11. Matt, sounds like you already have the utilization factors and everything else in hand. I’ll let you figure out the rest on that.As for Saks MC (World Elite), the minimum limit is $5000. If you don’t get $5000, then you get the platinum MC instead (which isn’t the World Elite card). Also, when you get the Saks store card, be sure to call and ask for a credit limit increase at activation. They’ll usually double whatever limit you got. Also, there is no guarantee that Discover will report the limit as $0 when it’s closed (though it’s my rule of thumb to expect that scenario). You don’t have any Citibank cards, Matt. Have you thought about applying for one of their cards? How about a credit union? Not sure what your income is, but maybe a Pentagon Federal credit card?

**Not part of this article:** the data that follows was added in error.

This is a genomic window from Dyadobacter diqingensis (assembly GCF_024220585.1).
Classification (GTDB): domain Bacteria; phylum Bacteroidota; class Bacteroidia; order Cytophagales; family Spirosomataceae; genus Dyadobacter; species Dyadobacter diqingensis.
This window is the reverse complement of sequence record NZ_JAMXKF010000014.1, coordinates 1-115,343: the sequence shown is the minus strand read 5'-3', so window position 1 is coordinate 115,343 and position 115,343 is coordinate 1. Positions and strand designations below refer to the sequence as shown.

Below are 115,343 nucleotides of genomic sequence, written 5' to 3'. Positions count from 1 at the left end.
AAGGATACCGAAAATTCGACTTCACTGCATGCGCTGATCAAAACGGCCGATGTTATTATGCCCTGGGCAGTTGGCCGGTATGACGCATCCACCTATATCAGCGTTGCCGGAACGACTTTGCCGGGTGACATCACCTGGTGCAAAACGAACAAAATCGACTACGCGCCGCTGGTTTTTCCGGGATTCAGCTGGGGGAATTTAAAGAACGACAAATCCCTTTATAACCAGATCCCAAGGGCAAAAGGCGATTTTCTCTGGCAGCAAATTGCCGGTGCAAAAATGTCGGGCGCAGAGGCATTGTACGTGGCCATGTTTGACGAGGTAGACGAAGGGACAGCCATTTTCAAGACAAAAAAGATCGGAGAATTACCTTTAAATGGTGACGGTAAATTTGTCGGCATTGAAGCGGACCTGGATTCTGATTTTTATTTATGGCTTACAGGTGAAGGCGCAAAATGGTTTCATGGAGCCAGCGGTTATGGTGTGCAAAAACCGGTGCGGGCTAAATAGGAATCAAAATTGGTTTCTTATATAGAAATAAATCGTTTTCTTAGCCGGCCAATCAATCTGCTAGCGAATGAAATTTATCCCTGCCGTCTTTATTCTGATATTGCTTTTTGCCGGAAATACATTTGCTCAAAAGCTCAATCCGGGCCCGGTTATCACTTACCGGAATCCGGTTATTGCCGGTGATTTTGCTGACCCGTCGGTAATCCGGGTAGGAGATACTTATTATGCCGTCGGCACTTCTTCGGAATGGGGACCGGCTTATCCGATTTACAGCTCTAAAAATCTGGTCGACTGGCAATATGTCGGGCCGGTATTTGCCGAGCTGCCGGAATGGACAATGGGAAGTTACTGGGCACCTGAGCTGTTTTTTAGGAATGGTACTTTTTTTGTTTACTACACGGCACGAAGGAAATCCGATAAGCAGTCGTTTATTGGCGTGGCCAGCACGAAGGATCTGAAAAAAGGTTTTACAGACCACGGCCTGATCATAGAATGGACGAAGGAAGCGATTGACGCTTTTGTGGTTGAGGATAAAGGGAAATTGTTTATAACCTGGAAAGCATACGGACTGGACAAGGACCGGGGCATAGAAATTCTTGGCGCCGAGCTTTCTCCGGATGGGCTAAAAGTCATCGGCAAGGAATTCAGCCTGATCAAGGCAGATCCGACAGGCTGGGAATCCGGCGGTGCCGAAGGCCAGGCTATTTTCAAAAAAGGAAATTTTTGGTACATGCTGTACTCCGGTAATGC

12. Will definitely call RE: upping the Saks limit. Thanks.The letter from Discover said the account will be ‘closed,’ but I was planning to call them, as well, to see how it would be reported.No, Citibank cards. Will look into what the latest offers are.I looked at the Pentagon cards after I read your portfolio breakdown, though are those cards only available to ex-Armed Services personnel?If not, you made them sound mighty attractive.Thanks again for the help.

10 Credit Questions and Answers at CreditMattersBlog.com (December 17, 2008)